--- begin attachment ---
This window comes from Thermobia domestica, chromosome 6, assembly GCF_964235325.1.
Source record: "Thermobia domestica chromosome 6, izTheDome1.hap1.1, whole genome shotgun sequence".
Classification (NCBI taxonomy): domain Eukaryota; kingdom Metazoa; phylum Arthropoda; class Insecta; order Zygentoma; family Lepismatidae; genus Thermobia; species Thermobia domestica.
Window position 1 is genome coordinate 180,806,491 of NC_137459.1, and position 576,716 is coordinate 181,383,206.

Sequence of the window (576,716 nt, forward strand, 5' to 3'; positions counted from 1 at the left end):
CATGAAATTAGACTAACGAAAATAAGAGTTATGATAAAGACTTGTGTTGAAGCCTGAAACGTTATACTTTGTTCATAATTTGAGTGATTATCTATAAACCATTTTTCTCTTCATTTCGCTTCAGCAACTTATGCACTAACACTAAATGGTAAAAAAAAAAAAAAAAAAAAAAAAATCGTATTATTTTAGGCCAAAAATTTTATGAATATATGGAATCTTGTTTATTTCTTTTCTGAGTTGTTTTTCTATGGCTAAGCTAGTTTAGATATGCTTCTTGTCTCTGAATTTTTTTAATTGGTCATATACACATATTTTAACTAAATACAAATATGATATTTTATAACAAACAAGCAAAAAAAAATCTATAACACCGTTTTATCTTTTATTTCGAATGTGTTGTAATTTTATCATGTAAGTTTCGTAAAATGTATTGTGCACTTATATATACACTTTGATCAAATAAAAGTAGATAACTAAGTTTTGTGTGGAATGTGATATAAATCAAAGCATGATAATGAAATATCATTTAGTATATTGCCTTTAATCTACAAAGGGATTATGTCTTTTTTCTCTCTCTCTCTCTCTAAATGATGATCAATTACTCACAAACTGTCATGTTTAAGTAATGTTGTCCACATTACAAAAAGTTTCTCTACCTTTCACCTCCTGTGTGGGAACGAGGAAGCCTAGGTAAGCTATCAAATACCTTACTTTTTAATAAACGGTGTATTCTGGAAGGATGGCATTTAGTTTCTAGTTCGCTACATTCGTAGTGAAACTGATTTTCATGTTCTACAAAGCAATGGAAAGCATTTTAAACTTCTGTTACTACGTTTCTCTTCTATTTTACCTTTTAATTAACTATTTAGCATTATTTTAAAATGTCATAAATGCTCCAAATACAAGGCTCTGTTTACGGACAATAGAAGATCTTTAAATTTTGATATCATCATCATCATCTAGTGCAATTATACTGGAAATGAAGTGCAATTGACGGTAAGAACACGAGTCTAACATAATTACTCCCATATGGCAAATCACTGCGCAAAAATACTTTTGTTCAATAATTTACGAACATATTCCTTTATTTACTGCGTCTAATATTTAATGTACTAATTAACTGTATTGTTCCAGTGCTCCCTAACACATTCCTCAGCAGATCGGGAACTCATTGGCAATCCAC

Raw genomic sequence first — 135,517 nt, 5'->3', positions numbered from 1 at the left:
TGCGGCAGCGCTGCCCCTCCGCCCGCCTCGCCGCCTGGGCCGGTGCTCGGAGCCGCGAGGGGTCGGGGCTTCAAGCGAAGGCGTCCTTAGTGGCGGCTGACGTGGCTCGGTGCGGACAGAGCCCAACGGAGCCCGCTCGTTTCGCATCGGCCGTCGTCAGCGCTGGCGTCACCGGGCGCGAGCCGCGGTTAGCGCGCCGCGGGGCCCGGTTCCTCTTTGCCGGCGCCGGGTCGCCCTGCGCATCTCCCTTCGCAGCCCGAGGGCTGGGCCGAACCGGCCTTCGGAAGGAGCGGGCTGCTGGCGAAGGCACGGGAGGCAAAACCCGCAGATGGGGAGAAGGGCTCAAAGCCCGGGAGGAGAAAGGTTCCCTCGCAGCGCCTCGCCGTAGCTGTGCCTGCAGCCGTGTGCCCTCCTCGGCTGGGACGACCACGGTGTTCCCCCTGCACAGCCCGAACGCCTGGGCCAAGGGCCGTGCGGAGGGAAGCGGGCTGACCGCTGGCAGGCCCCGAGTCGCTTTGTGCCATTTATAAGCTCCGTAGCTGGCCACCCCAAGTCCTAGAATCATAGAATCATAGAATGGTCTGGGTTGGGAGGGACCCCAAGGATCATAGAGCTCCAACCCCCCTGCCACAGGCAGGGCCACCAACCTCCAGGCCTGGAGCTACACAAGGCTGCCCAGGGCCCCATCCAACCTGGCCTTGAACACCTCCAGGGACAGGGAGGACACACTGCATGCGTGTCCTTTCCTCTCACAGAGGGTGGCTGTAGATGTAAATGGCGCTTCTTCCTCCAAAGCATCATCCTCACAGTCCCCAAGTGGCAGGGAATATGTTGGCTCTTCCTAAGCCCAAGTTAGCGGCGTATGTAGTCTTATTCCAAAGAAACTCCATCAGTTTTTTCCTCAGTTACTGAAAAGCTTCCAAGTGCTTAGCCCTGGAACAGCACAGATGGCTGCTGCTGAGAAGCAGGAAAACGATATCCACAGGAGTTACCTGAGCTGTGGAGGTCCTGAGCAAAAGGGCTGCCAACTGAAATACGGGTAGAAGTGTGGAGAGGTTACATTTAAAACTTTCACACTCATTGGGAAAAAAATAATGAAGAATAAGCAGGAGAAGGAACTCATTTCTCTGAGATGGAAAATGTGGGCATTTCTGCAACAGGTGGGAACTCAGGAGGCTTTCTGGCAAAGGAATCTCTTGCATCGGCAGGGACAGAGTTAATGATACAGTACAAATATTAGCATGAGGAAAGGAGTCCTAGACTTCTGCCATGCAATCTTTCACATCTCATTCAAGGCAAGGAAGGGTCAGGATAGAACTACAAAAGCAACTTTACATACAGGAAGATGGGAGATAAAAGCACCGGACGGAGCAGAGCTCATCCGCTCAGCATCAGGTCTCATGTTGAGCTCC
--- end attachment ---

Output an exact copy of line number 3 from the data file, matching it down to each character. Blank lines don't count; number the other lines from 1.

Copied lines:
Classification (NCBI taxonomy): domain Eukaryota; kingdom Metazoa; phylum Arthropoda; class Insecta; order Zygentoma; family Lepismatidae; genus Thermobia; species Thermobia domestica.